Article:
What We Drank (and Ate) at This Year’s Uppers and Downers

Uppers and Downers, now in its fifth year, has expanded to include dinners, tap takeovers, and cocktail competitions. Here we share some of our favorite moments from this year’s incarnation of the weeklong beer and coffee celebration in Chicago.


Photos courtesy of Stephanie Byce of Good Beer Hunting

Uppers and Downers is a celebration of collaboration, bringing together roasters and brewers to create interesting new coffee beers. Now in its fifth year, the celebration, which just took place in Chicago but will travel to London in May, expanded to include a weeklong series of events and tastings to learn more about the intersection of beer and coffee. The event began as a collaboration between World Barista Champion Stephen Morrissey and Good Beer Hunting (GBH) founder and creative director Michael Kiser, and was organized by GBH Experience Director Hillary Schuster.

Uppers and Downers is a celebration of coffee beers and pushes roasters and brewers to think beyond the typical coffee-and-beer pairing.

The week began on Tuesday, February 20, with an Irish Coffee Competition, which was held at Thalia Hall and was judged by Michael, Letherbee Distiller Founder Brenton Engel, and myself (a surprising honor!). Bartenders and bar managers from some of the best cocktail bars in the city came together to craft their own versions of an Irish coffee using Powers Whiskey and a Peruvian coffee from Counter Culture Coffee. Some competitors went traditional with their drinks, adding new elements or updating flavors, like the thyme-infused drink with toffee from Moneygun, with others reinventing the drink and creating whimsical and interesting new concoctions. The winning drink, which came from Mark Phelan at Revival Food Hall, featured a passionfruit cream and a grating of tonka bean, and was featured at the main event on Saturday.

An Irish coffee made by the team at Moneygun, who opted for a more traditional take on the cocktail but with more aromatic and updated components. All competitors were given a Peruvian coffee from Counter Culture Coffee.

On Wednesday, folks were welcomed to tour a number of roasteries and coffee training centers around the city, including Metric Coffee, Passion House Coffee, Intelligentsia Coffee, and Counter Culture. The event, which was sponsored by Oatly, began with a live demo from La Marzocco showing attendees how to make their own espresso. From there, the tour brought folks all around the city to learn more about coffee roasting and to taste coffee.

The roaster tour at Passion House Coffee, which is right next to Metric Coffee. Attendees learned about the roasting process and tasted coffees from local coffee experts.

Thursday brought folks to the Publican Anker, where folks could taste non-coffee beers before Saturday’s main event—playfully called the Decaf Preview Party. All the brewers showcasing coffee beers on Saturday were invited to bring their non-coffee brews during a tap takeover. Attendees were able to drink beers often not available in Chicago and taste signature brews from breweries like 4 Hands Brewing Co., Brewery Bhavana, Burial Brewing Co., Cruz Blanca BreweryGuinness, and Prairie Artisan Ales.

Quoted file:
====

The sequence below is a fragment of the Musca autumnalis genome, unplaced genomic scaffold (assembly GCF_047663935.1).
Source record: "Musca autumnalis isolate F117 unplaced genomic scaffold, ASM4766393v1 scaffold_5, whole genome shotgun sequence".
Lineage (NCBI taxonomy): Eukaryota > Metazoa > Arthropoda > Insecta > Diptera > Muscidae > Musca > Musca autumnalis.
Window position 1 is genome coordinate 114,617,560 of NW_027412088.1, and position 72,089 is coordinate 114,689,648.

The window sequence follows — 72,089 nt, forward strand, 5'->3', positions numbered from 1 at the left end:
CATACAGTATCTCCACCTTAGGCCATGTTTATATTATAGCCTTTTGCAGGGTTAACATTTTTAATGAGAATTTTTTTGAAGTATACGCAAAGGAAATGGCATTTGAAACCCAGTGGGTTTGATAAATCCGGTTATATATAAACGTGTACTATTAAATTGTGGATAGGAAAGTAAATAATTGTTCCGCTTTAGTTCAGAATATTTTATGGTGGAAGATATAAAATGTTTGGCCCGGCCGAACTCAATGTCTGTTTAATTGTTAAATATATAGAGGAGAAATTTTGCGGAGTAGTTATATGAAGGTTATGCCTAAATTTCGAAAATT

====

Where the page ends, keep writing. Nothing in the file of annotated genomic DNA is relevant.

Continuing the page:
The tap takeover, playfully called the Decaf Preview Party, featured non-coffee beers from participants, allowing them to showcase offerings usually not available in Chicago.

On Friday, attendees gathered for a beer dinner, pairing local Chicago chefs with brewers to craft a unique dining experience. The dinner was divided into five courses, and the proceeds of the dinner went to the Pilsen Wellness Pantry, an organization providing mental health and community services.

Many agreed that one of the surprise highlights of the week was the beer dinner, where chefs were paired with brewers to present a five-course meal.

All these gatherings led up to the main event, a showcase of coffee beers reflecting the partnerships built between roasters and brewers. The main event was broken up into two sessions and hosted at Thalia Hall, and attendees were greeted with swag bags and their own glassware to reduce waste. The walls were lined with coffee folks pulling shots, brewers pouring coffee beers, and experimental collaborations, like an exploration of coffee terroir expression in beer with 4 Hands Brewing Co. and Goshen Coffee, where attendees tasted four beers side by side brewed with two different iterations of two coffees—one version using the natural process, the other version using the washed process.

Each attendee of the main Uppers and Downers event got their own glass and was welcome to taste over 30 coffees, beers, and coffee beers being offered at the event.

The event wrapped up with a Hangover Party at Hopewell Brewery, where participants were invited to speak on a live recording of the Good Beer Hunting podcast. Attendees enjoyed biscuits from Bang Bang Pie & Biscuits and reflected on the week’s events, talking about how they approached the collaborations they were part of, what the best event was (many agreed it was the beer dinner), and thinking about the future of coffee beers.

Justin Doggett of Kyoto Black talks about his coffee background and his business, and how Kyoto-brewed coffee pairs with beer, at the Hangover Party at Hopewell Brewing.

Many of these themes will carry on into conversations and dialogues in the event in London, and for now you can look forward to seeing the folks at Good Beer Hunting at this year’s SCA Global Expo, featuring more interesting and wild coffee beers for attendees to enjoy.

About Ashley Rodriguez 413 Articles
Ashley is the Online Editor for Barista Magazine. She's based in Chicago. If you want to share a story or have a comment, you can reach her at ashley@baristamagazine.com.